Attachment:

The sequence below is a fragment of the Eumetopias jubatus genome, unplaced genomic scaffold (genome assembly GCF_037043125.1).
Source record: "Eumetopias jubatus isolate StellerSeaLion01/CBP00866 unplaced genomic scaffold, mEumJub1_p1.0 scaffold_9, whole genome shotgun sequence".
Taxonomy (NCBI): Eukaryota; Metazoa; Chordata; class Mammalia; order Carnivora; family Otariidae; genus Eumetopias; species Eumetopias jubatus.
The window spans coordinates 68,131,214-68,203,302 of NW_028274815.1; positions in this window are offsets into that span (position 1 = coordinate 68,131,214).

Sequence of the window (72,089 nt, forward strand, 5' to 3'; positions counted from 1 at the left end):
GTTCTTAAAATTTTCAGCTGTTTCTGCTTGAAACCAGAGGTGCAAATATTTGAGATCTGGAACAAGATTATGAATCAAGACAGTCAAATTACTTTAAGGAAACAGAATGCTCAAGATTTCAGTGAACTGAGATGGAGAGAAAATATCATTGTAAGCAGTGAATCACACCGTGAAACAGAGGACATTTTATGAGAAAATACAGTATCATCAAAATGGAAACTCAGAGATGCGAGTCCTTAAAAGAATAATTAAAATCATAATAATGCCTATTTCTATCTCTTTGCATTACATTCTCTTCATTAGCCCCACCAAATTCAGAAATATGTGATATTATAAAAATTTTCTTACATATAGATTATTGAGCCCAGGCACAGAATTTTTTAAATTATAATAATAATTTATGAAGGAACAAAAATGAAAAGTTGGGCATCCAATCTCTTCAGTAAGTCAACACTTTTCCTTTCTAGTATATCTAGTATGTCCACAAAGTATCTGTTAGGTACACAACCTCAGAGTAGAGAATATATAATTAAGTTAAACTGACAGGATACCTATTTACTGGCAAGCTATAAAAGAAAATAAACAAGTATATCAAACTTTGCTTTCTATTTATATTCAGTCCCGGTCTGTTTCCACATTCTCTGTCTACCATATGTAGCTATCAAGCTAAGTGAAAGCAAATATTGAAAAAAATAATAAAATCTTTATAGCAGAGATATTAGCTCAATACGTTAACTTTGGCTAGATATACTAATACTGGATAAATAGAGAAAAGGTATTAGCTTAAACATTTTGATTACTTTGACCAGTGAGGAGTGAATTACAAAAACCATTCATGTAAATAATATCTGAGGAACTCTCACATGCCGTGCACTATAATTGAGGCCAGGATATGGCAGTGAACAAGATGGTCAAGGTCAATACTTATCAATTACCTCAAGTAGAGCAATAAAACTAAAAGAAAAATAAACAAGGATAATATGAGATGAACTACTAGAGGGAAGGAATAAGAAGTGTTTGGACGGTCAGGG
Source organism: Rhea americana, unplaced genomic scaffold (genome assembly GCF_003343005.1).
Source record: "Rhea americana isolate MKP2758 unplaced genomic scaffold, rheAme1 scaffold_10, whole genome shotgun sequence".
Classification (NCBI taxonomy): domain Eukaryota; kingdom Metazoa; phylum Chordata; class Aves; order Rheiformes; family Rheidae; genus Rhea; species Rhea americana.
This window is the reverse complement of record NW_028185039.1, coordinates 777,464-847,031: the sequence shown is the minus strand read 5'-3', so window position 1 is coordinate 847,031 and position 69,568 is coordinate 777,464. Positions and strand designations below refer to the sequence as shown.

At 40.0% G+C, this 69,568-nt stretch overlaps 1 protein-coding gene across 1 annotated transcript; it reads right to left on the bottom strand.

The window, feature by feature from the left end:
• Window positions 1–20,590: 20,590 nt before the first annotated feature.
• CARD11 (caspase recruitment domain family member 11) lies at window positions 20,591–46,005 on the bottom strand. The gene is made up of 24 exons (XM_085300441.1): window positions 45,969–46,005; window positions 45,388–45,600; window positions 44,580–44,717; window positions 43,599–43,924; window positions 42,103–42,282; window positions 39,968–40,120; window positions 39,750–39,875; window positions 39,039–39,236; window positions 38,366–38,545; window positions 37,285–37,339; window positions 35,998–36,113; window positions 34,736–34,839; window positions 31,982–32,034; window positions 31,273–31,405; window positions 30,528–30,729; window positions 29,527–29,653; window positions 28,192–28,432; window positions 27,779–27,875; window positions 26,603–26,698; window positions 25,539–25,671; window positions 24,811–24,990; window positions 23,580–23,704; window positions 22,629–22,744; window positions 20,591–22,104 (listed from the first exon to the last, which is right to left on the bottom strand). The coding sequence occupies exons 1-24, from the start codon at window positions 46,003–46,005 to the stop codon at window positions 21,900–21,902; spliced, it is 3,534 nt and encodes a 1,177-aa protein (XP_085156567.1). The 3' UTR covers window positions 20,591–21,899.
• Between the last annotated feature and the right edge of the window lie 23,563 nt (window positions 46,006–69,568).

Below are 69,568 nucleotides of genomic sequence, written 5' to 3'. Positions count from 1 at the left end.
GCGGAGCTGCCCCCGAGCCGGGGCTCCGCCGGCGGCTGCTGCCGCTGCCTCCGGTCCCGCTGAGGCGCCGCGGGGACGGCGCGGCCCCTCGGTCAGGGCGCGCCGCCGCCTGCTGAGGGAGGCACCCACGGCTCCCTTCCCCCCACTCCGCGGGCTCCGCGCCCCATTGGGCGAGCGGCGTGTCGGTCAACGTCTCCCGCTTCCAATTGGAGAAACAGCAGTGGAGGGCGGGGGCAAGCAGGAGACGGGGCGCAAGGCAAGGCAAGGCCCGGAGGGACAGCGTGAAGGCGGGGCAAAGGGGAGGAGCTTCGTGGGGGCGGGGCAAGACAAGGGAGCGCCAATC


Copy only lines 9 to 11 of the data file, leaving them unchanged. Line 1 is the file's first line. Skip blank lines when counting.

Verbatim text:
Classification (NCBI taxonomy): domain Eukaryota; kingdom Metazoa; phylum Chordata; class Aves; order Rheiformes; family Rheidae; genus Rhea; species Rhea americana.
This window is the reverse complement of record NW_028185039.1, coordinates 777,464-847,031: the sequence shown is the minus strand read 5'-3', so window position 1 is coordinate 847,031 and position 69,568 is coordinate 777,464. Positions and strand designations below refer to the sequence as shown.

At 40.0% G+C, this 69,568-nt stretch overlaps 1 protein-coding gene across 1 annotated transcript; it reads right to left on the bottom strand.